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Let $A$ be a $3\times 3\;$ symmetric matrix. Let $U$ be the set of all $3\times 3\;$ skew-symmetric matrices. Let $T : U\to U$ be defined as $T(B)=AB+BA.$
Prove that $T$ is bijective iff the sum of eigenvalues of $A$ is not an eigenvalue of $A.$

This question makes me stuck for days, since I cannot relate the eigenvalues with the map. Can anyone help me?

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I am assuming that you are working over the real field. So, $A$ is diagonalizable and you can assume without loss of generality that $A$ is diagonal:$$A=\begin{bmatrix}\alpha&0&0\\0&\beta&0\\0&0&\gamma\end{bmatrix}$$and $\alpha$, $\beta$, and $\gamma$ are the eigenvalues of $A$. So, if$$X=\begin{bmatrix}0&x&-z\\-x&0&y\\z&-y&0\end{bmatrix},$$then$$T(X)=\begin{bmatrix}0 & \alpha x+\beta x & -\alpha z-\gamma z \\ -\alpha x-\beta x & 0 & \beta y+\gamma y \\ \alpha z+\gamma z & -\beta y-\gamma y & 0\end{bmatrix}$$and therefore the eigenvalues are $\alpha+\beta$, $\alpha+\gamma$, and $\beta+\gamma$. Therefore\begin{align}T\text{ is bijective}&\iff T\text{ is injective}\\&\iff0\text{ is not an eigenvalue of }T\\&\iff\alpha+\beta,\alpha+\gamma,\beta+\gamma\neq0\\&\iff\alpha+\beta+\gamma\neq\gamma\text{, }\alpha+\beta+\gamma\neq\beta\text{, and }\alpha+\beta+\gamma\neq\alpha\\&\iff\alpha+\beta+\gamma\text{ is not an eigenvalue of }A.\end{align}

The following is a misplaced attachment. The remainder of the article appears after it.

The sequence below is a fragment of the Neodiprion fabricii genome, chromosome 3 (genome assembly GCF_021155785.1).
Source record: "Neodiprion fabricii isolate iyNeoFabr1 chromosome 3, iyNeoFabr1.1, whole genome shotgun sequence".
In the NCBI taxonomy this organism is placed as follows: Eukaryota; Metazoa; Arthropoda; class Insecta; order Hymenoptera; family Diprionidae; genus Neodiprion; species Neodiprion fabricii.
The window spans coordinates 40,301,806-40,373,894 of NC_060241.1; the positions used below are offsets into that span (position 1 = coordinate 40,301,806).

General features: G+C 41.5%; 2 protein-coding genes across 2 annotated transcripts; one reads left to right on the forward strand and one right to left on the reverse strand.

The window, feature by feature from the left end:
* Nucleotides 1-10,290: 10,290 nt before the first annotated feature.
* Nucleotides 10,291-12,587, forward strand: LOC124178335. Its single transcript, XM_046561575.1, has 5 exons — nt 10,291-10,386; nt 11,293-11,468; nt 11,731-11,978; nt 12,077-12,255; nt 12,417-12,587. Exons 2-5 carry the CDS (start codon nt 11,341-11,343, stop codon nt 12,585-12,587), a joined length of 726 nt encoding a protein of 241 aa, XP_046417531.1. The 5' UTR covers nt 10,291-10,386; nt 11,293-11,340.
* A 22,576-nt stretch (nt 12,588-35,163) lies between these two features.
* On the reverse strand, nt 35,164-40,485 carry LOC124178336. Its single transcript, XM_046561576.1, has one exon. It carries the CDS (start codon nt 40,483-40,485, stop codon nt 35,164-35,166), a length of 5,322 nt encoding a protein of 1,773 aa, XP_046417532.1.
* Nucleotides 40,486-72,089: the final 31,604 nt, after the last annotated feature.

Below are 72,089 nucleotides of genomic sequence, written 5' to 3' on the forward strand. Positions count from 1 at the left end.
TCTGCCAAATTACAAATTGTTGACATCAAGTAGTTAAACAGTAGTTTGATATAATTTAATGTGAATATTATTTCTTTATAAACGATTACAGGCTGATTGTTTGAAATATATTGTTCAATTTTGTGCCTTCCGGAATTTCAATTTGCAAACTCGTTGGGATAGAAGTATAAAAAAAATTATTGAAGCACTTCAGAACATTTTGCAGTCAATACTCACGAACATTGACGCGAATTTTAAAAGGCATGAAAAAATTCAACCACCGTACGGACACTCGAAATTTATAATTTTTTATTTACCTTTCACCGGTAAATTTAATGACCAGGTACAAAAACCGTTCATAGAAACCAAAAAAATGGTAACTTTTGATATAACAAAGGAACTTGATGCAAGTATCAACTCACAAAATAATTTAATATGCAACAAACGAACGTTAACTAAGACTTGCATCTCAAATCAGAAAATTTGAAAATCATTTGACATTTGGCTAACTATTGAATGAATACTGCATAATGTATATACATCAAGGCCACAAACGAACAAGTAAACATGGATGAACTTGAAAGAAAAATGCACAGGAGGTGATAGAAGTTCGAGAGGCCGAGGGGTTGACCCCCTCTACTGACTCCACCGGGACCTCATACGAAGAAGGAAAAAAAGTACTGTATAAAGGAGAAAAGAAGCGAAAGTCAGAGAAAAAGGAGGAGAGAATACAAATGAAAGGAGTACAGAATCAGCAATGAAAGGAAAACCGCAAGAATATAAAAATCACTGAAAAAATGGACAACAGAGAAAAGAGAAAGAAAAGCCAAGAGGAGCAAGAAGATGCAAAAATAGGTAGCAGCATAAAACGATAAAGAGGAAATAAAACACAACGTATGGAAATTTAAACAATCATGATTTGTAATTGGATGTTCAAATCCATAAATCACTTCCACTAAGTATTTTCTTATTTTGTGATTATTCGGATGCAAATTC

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  • $\begingroup$ Actually your example is wrong since -1+1+2=2 is an eigenvalue. What do you mean by eigenvalues of T are sum of pairs of eigenvalue of A? $\endgroup$ – deep12345 Dec 8 '18 at 16:18
  • $\begingroup$ I misundrstood the condition! I thought that it was “the sum of two eigenvalues is not an eigenvalue”. But then, yes, the statment is correct. I will edit my answer and provide a proof. $\endgroup$ – José Carlos Santos Dec 8 '18 at 16:26
  • $\begingroup$ I've edited my answer. What do you think now? $\endgroup$ – José Carlos Santos Dec 8 '18 at 16:37
  • $\begingroup$ Never thought of brute force to compute T directly, though the answer turns out to be surprisingly simple. Thanks! $\endgroup$ – deep12345 Dec 8 '18 at 16:44
  • $\begingroup$ What happens for dimensions other than $3\times 3$? For $2\times 2$ I get $$T(X) = \begin{bmatrix} 0 & \alpha x+\beta x \\ -\alpha x-\beta x & 0 \end{bmatrix}$$ $\endgroup$ – Jeppe Stig Nielsen Dec 8 '18 at 17:17

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